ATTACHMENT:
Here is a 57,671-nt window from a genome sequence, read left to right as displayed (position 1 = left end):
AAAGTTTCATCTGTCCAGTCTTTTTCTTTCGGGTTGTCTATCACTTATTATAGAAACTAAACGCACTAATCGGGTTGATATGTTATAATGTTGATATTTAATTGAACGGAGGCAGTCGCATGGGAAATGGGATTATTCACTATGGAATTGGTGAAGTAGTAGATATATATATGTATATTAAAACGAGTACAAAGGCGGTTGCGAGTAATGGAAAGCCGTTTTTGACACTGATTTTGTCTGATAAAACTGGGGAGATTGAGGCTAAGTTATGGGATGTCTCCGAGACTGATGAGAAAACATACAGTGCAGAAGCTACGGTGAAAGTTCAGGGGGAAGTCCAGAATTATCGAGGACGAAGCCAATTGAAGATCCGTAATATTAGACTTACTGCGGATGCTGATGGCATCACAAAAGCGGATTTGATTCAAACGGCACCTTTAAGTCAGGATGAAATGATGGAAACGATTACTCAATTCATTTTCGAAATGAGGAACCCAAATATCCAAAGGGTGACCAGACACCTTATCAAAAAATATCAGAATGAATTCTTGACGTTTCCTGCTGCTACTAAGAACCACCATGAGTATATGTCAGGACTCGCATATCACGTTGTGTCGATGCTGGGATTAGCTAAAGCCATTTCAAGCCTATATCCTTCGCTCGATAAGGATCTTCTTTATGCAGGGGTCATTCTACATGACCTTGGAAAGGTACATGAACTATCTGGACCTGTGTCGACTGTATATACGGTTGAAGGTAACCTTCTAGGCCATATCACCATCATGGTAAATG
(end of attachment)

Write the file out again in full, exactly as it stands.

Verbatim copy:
Here is a 57,671-nt window from a genome sequence, read left to right as displayed (position 1 = left end):
AAAGTTTCATCTGTCCAGTCTTTTTCTTTCGGGTTGTCTATCACTTATTATAGAAACTAAACGCACTAATCGGGTTGATATGTTATAATGTTGATATTTAATTGAACGGAGGCAGTCGCATGGGAAATGGGATTATTCACTATGGAATTGGTGAAGTAGTAGATATATATATGTATATTAAAACGAGTACAAAGGCGGTTGCGAGTAATGGAAAGCCGTTTTTGACACTGATTTTGTCTGATAAAACTGGGGAGATTGAGGCTAAGTTATGGGATGTCTCCGAGACTGATGAGAAAACATACAGTGCAGAAGCTACGGTGAAAGTTCAGGGGGAAGTCCAGAATTATCGAGGACGAAGCCAATTGAAGATCCGTAATATTAGACTTACTGCGGATGCTGATGGCATCACAAAAGCGGATTTGATTCAAACGGCACCTTTAAGTCAGGATGAAATGATGGAAACGATTACTCAATTCATTTTCGAAATGAGGAACCCAAATATCCAAAGGGTGACCAGACACCTTATCAAAAAATATCAGAATGAATTCTTGACGTTTCCTGCTGCTACTAAGAACCACCATGAGTATATGTCAGGACTCGCATATCACGTTGTGTCGATGCTGGGATTAGCTAAAGCCATTTCAAGCCTATATCCTTCGCTCGATAAGGATCTTCTTTATGCAGGGGTCATTCTACATGACCTTGGAAAGGTACATGAACTATCTGGACCTGTGTCGACTGTATATACGGTTGAAGGTAACCTTCTAGGCCATATCACCATCATGGTAAATG